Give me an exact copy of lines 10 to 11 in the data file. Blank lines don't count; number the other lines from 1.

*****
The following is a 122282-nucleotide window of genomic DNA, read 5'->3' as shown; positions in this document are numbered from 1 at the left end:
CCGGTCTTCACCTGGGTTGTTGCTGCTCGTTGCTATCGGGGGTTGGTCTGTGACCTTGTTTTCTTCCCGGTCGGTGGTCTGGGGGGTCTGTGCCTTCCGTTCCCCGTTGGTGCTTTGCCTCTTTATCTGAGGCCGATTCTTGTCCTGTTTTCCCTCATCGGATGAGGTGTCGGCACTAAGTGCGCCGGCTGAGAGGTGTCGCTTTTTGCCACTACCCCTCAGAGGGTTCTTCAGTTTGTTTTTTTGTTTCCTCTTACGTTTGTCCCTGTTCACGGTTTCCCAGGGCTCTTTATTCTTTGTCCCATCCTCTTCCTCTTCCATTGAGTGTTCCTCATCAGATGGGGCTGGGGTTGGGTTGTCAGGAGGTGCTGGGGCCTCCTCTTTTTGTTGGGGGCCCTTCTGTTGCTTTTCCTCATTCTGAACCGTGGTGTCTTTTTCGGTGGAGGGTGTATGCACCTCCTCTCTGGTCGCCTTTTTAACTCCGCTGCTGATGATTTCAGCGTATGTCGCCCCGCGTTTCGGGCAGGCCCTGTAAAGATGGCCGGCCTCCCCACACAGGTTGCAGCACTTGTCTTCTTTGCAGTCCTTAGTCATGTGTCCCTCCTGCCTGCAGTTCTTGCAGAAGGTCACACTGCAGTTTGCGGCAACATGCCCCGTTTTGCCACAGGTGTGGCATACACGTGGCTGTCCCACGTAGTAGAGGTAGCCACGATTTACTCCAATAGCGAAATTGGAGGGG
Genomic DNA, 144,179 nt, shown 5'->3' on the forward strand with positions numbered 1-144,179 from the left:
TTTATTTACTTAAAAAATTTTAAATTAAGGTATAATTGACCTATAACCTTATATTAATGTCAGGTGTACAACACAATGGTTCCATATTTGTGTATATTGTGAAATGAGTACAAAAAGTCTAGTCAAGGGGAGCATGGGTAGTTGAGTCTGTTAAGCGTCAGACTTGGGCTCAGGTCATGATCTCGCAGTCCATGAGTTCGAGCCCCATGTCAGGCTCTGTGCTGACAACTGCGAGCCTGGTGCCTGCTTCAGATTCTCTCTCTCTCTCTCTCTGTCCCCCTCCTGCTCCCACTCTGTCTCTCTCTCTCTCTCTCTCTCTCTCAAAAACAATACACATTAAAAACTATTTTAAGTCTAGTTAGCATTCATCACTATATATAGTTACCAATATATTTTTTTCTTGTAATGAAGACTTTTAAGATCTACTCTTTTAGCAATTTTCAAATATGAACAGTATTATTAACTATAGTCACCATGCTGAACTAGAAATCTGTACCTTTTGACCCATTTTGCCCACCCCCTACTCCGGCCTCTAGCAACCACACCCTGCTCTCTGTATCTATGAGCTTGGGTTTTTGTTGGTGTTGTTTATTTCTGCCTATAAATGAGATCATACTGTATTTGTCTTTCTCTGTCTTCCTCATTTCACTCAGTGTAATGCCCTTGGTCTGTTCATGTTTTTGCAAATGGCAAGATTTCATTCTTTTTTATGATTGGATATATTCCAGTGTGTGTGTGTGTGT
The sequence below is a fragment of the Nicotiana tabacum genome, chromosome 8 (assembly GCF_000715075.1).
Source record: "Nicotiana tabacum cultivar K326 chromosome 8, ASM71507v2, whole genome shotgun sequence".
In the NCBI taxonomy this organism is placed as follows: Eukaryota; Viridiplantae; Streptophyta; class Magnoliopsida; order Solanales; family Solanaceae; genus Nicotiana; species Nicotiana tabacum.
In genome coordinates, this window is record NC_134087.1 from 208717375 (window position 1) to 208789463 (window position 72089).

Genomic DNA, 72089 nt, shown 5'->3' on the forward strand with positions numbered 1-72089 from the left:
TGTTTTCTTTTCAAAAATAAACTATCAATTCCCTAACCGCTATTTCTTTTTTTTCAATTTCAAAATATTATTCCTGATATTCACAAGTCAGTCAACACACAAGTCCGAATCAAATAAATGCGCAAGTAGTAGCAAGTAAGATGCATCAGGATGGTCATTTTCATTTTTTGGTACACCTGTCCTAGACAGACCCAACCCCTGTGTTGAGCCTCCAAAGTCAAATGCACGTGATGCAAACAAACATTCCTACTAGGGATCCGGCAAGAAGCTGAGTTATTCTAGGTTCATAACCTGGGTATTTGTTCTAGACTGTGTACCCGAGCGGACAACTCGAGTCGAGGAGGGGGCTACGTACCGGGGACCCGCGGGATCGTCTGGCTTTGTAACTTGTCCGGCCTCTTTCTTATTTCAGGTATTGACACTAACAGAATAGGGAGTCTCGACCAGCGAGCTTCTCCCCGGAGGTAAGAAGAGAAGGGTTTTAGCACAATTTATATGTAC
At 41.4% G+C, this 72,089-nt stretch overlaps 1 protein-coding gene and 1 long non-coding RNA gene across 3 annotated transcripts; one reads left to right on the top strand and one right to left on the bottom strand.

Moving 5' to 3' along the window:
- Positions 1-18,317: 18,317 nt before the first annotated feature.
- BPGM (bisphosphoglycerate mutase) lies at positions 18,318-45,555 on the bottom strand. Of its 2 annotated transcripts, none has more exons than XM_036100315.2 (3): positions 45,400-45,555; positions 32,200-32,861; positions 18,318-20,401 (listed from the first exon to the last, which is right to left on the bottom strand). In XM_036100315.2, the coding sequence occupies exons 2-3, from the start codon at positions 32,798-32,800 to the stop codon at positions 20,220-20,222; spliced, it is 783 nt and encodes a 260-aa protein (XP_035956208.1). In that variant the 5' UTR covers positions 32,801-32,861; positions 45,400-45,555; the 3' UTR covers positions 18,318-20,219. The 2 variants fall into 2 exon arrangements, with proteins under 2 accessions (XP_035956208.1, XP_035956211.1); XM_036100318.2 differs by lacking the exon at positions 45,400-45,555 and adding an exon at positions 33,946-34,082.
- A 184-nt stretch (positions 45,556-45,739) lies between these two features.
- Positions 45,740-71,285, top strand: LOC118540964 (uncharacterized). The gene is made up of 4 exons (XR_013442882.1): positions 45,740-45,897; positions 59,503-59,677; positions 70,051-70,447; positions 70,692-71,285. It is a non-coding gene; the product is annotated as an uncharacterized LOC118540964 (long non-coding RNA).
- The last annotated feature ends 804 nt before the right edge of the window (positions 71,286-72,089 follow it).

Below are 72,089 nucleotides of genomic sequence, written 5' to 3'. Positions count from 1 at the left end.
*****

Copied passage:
TGTTTTCTTTTCAAAAATAAACTATCAATTCCCTAACCGCTATTTCTTTTTTTTCAATTTCAAAATATTATTCCTGATATTCACAAGTCAGTCAACACACAAGTCCGAATCAAATAAATGCGCAAGTAGTAGCAAGTAAGATGCATCAGGATGGTCATTTTCATTTTTTGGTACACCTGTCCTAGACAGACCCAACCCCTGTGTTGAGCCTCCAAAGTCAAATGCACGTGATGCAAACAAACATTCCTACTAGGGATCCGGCAAGAAGCTGAGTTATTCTAGGTTCATAACCTGGGTATTTGTTCTAGACTGTGTACCCGAGCGGACAACTCGAGTCGAGGAGGGGGCTACGTACCGGGGACCCGCGGGATCGTCTGGCTTTGTAACTTGTCCGGCCTCTTTCTTATTTCAGGTATTGACACTAACAGAATAGGGAGTCTCGACCAGCGAGCTTCTCCCCGGAGGTAAGAAGAGAAGGGTTTTAGCACAATTTATATGTAC
At 41.4% G+C, this 72,089-nt stretch overlaps 1 protein-coding gene and 1 long non-coding RNA gene across 3 annotated transcripts; one reads left to right on the top strand and one right to left on the bottom strand.